Skip To Content
BuzzFeed News Home Reporting To You

Utilizamos cookies, próprios e de terceiros, que o reconhecem e identificam como um usuário único, para garantir a melhor experiência de navegação, personalizar conteúdo e anúncios, e melhorar o desempenho do nosso site e serviços. Esses Cookies nos permitem coletar alguns dados pessoais sobre você, como sua ID exclusiva atribuída ao seu dispositivo, endereço de IP, tipo de dispositivo e navegador, conteúdos visualizados ou outras ações realizadas usando nossos serviços, país e idioma selecionados, entre outros. Para saber mais sobre nossa política de cookies, acesse link.

Caso não concorde com o uso cookies dessa forma, você deverá ajustar as configurações de seu navegador ou deixar de acessar o nosso site e serviços. Ao continuar com a navegação em nosso site, você aceita o uso de cookies.

People Are Saying This Wells Fargo Ad Discourages Teens From Pursuing Arts

Oh, and many think it warrants a major edit to "The Music Man."

Last updated on September 3, 2016, at 5:09 p.m. ET

Posted on September 3, 2016, at 3:18 p.m. ET

Wells Fargo is facing backlash after releasing an ad that many say discourages teens from pursuing careers in the arts.

Shame on you @WellsFargo for discouraging kids from pursuing careers in the arts. I did and I couldn't happier.

An ad for a "Teen Day" circulating online shows two young people doing science experiments. One includes the text, "A ballerina yesterday. An engineer today," while the other reads, "An actor yesterday. A botanist today." Both are followed by, "Let's get them ready for tomorrow."

Many see the ad as proclaiming that arts careers are less valuable than those in science and technology.

Artists, actors, and dancers have taken to Twitter to criticize the ad:


...and tomorrow, an apology from @WellsFargo for denigrating the legitimate dreams of young artists everywhere?

To the next @mistyonpointe and @Lin_Manuel - maybe you will pick a different bank than @WellsFargo

Show me an engineer with my upper range. Yas queen. Fuck you, @WellsFargo.

Many are saying the arts saved their lives:

Arts education saved my life and countless others. Artist life is beautiful. Don't listen 2 @WellsFargo- it's a trap

@WellsFargo puts down artistic passions as not a "real world" choice but art saves lives and gives a sense of hope

Quite a few said they would be switching banks:

@WellsFargo: Thoughtless ad yesterday. Artists switching to @Chase today.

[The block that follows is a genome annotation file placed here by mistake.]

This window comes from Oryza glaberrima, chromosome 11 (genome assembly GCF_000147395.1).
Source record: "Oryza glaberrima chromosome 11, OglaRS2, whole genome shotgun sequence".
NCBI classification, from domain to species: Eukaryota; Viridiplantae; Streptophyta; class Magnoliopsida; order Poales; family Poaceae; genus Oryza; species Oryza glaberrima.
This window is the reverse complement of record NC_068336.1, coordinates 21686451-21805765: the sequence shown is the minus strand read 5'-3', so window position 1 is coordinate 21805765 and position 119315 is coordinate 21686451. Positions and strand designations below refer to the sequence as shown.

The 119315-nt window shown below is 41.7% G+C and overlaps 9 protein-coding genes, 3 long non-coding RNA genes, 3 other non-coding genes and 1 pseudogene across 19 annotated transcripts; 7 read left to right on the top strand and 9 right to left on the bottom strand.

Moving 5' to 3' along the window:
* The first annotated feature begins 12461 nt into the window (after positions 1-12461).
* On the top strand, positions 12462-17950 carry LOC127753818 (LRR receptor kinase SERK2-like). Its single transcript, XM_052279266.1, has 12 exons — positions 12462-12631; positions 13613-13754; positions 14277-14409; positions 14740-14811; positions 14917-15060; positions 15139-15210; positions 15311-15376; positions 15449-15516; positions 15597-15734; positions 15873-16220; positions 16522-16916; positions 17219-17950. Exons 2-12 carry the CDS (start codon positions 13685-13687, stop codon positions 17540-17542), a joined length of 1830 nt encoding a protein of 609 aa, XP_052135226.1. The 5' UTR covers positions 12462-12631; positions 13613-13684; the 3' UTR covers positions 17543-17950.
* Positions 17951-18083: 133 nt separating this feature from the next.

Me withdrawing all my money from @WellsFargo and switching banks after their ad about artists. #wellsfargoarts #arts

@WellsFargo I'm doing quite well for myself as an actor, but NBD, I'll switch to a bank that respects the arts.

And many suggested a major edit to The Music Man:

Where's the petition to cut @WellsFargo Wagon from The Music Man?

.@WellsFargo should be grateful that they get free publicity whenever there's a production of The Music Man. A thing with actors & dancers.


Though, as one woman pointed out, a future world filled with engineers and botanists will mean less poorly conceived posters and advertisements.

@andymientus @WellsFargo it's also woefully naive. Who do they think created that poster? The graphic design fairy?

Wells Fargo did not immediately respond to a request for comment from BuzzFeed News, but later apologized and released the following statement:

We offer our sincere apology for the initial ads promoting our Sept. 17 Teen Financial Education Day.

It said:

Wells Fargo is deeply committed to the arts, and we offer our sincere apology for the initial ads promoting our Sept. 17 Teen Financial Education Day. They were intended to celebrate all the aspirations of young people and fell short of that goal. We are making changes to the campaign's creative that better reflect our company's core value of embracing diversity and inclusion, and our support of the arts. Last year, Wells Fargo's support of the arts, culture and education totaled $93 million.

A BuzzFeed News investigation, in partnership with the International Consortium of Investigative Journalists, based on thousands of documents the government didn't want you to see.